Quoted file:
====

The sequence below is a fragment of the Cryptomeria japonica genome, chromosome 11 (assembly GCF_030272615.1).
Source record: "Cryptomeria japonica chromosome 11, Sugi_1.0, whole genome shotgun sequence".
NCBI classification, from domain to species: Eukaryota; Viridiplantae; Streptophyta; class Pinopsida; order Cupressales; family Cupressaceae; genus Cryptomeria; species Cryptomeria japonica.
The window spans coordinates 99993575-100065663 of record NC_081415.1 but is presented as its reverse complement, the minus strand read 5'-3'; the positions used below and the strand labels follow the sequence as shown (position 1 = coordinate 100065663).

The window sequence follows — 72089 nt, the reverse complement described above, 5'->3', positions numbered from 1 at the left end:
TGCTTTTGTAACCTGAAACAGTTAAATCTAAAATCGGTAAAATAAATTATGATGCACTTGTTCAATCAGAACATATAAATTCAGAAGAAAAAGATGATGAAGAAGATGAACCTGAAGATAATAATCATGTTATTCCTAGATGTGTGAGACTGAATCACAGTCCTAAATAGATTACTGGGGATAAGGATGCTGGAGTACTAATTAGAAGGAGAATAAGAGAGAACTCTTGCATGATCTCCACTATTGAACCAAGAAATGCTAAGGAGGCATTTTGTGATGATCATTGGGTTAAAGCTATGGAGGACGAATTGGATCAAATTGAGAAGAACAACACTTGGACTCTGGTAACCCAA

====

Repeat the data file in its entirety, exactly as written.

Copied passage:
The sequence below is a fragment of the Cryptomeria japonica genome, chromosome 11 (assembly GCF_030272615.1).
Source record: "Cryptomeria japonica chromosome 11, Sugi_1.0, whole genome shotgun sequence".
NCBI classification, from domain to species: Eukaryota; Viridiplantae; Streptophyta; class Pinopsida; order Cupressales; family Cupressaceae; genus Cryptomeria; species Cryptomeria japonica.
The window spans coordinates 99993575-100065663 of record NC_081415.1 but is presented as its reverse complement, the minus strand read 5'-3'; the positions used below and the strand labels follow the sequence as shown (position 1 = coordinate 100065663).

The window sequence follows — 72089 nt, the reverse complement described above, 5'->3', positions numbered from 1 at the left end:
TGCTTTTGTAACCTGAAACAGTTAAATCTAAAATCGGTAAAATAAATTATGATGCACTTGTTCAATCAGAACATATAAATTCAGAAGAAAAAGATGATGAAGAAGATGAACCTGAAGATAATAATCATGTTATTCCTAGATGTGTGAGACTGAATCACAGTCCTAAATAGATTACTGGGGATAAGGATGCTGGAGTACTAATTAGAAGGAGAATAAGAGAGAACTCTTGCATGATCTCCACTATTGAACCAAGAAATGCTAAGGAGGCATTTTGTGATGATCATTGGGTTAAAGCTATGGAGGACGAATTGGATCAAATTGAGAAGAACAACACTTGGACTCTGGTAACCCAA